A total of £4m available in the latest round of the DCMS/Wolfson Museums and Galleries Improvement Fund.
The grants, which are for museums and galleries in England, are designed to improve displays, protect collections and make exhibitions more accessible to visitors. The fund has provided more than £48m to over 400 projects over the past 20 years.
“The collections of our outstanding museums and galleries tell us so much about our shared history and heritage,” said Wolfson Foundation chief executive Paul Ramsbottom. “For over 20 years, we have worked with DCMS to support an impressive range of institutions to improve access to fascinating objects and art.
“We are delighted to continue our longstanding partnership with DCMS and to announce another round of funding. This support will allow museums and galleries to enhance the display and interpretation of their collections, giving greater access and enjoyment for visitors.”
The fund opened for applications on 9 May. The deadline is 1 August. More than 370 museums and galleries across 130 museums/museum groups are eligible.
Museums that have benefited from the fund include York Museums Trust, which has received support on a number of occasions.
The trust’s chief executive Reyahn King said: “DCMS/Wolfson Museums and Galleries Improvement Fund grants have supported us to carry out transformative work to our museums and galleries. At the Yorkshire Museum, the installation of Jurassic Yorkshire enabled us to mount a high quality, interactive and technologically creative suite of new permanent galleries that attracted more visitors than at any time since York Museums Trust was founded in 2002.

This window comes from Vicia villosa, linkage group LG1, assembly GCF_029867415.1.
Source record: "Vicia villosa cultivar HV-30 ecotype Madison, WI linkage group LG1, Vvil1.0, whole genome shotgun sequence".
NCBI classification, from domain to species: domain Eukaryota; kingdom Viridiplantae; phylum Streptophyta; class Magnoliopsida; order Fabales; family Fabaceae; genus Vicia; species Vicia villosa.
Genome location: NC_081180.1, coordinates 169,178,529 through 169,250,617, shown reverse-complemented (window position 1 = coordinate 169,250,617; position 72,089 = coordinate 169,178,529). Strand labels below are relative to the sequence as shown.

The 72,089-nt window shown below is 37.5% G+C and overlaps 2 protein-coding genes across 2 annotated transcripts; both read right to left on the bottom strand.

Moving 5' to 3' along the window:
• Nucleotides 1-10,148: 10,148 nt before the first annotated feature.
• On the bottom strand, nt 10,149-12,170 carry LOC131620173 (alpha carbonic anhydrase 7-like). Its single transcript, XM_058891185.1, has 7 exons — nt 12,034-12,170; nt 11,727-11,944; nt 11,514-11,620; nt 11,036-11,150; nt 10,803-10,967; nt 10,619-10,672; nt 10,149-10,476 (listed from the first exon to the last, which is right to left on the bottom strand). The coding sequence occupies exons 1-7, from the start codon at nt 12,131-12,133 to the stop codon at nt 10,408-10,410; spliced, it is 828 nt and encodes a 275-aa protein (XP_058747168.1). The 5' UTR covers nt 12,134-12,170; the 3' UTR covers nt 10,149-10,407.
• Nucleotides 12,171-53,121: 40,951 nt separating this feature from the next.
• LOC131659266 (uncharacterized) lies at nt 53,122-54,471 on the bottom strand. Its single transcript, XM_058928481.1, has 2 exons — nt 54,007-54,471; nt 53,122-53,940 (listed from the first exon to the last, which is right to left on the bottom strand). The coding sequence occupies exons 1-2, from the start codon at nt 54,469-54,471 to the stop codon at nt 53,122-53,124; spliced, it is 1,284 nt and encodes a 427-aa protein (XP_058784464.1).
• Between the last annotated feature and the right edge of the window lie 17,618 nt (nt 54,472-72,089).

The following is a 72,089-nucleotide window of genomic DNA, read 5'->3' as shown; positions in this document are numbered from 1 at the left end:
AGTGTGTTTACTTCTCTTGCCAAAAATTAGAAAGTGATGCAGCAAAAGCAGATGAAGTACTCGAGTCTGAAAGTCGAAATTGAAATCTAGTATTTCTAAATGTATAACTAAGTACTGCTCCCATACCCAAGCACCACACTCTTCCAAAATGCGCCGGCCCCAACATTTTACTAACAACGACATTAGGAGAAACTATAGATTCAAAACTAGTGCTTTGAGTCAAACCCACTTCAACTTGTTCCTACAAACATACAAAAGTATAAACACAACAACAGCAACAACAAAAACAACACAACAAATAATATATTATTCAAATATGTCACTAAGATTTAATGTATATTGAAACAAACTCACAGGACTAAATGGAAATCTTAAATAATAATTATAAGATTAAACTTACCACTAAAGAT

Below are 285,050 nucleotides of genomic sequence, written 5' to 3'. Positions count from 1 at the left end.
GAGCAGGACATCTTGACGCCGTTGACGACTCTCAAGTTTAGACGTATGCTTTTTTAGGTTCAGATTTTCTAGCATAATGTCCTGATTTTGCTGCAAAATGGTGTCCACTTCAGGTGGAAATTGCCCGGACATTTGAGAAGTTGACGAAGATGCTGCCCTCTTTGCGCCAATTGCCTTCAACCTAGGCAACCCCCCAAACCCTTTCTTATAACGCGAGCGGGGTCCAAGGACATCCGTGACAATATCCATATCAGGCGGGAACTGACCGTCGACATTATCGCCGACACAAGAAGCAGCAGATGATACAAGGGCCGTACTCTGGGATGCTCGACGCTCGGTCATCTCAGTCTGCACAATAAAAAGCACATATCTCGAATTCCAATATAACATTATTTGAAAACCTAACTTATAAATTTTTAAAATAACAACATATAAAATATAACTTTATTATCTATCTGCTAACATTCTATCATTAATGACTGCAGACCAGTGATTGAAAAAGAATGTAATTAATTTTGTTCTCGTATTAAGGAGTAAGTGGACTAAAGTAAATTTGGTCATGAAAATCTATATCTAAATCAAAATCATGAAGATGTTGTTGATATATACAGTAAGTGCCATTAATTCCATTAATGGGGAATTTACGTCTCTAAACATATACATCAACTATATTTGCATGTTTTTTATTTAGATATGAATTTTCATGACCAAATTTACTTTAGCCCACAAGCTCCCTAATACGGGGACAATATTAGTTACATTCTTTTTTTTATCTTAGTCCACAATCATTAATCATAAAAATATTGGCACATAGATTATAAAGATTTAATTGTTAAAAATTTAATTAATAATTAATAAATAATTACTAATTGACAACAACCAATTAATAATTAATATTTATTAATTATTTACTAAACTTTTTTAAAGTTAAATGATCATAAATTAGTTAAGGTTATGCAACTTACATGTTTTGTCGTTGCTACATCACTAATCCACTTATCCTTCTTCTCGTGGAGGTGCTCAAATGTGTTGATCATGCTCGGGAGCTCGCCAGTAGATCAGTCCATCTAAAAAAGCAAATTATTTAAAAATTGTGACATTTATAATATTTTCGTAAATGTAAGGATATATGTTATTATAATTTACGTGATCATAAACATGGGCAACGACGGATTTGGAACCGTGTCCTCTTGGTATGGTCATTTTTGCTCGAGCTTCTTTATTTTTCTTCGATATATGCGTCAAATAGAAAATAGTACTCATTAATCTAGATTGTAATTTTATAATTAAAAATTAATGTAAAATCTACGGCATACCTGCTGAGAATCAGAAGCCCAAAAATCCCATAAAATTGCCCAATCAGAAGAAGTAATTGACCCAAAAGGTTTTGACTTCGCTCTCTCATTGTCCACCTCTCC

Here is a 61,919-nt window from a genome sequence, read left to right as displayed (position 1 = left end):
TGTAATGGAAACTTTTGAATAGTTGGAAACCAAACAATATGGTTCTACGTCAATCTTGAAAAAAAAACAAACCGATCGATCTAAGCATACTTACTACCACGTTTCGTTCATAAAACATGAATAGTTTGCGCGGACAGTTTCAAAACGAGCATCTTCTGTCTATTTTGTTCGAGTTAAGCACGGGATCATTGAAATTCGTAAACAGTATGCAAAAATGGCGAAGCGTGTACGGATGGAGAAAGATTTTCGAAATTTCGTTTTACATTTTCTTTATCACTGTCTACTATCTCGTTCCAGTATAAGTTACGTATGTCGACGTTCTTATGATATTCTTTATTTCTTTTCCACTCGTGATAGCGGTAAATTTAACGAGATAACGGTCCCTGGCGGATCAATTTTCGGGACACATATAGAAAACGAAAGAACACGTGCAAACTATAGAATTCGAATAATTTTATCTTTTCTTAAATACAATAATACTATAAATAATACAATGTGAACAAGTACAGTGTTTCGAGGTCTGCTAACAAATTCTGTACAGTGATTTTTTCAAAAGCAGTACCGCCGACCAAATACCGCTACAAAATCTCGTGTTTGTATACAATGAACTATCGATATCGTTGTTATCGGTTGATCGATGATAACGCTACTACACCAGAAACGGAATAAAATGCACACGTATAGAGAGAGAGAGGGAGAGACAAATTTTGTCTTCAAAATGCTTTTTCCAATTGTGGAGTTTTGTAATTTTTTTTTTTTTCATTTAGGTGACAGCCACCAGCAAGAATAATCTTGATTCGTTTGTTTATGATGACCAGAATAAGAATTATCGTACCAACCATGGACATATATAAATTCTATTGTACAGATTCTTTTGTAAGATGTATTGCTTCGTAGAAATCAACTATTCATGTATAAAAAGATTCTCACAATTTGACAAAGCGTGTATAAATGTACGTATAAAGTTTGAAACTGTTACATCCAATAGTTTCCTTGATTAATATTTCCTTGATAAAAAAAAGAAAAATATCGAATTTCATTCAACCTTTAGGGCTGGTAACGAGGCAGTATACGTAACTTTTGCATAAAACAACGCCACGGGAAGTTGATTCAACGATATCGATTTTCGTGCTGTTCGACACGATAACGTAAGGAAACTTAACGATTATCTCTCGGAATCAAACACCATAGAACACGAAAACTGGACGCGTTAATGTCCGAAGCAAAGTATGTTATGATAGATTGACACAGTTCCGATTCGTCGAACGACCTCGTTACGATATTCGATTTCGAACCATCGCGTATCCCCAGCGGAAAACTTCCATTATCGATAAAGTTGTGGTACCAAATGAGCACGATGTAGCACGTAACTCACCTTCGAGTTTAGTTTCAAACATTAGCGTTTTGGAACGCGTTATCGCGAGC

“Support for York Art Gallery’s redevelopment in 2013 assisted us to hugely increase our display and exhibition space and establish the Centre of Ceramic Art. We also received support towards our permanent Shaping the Body exhibition at York Castle Museum, which examines our costume and social history collections through the contemporary lens of body image.”
The Russell-Cotes Art Gallery and Museum, a Victorian villa overlooking the Bournemouth coast, was awarded £115,174 by DCMS/Wolfson, which enabled it to leverage further funding and deliver a project to redisplay and reinterpret three historic rooms.
Museum manager Sarah Newman said: “We have been able to create a new way of interacting with these once forgotten and out of date rooms. Visitors now appreciate these rooms for their original function and glorious views and regularly compliment us on it.
“It is no exaggeration to say that it has transformed our visitor experience, delivering a fitting and compelling experience, beyond even our expectations. It is wonderful that this particular funding stream has been renewed as it enables museums to make significant, sustainable capital improvements which can be step-changing in their impact.”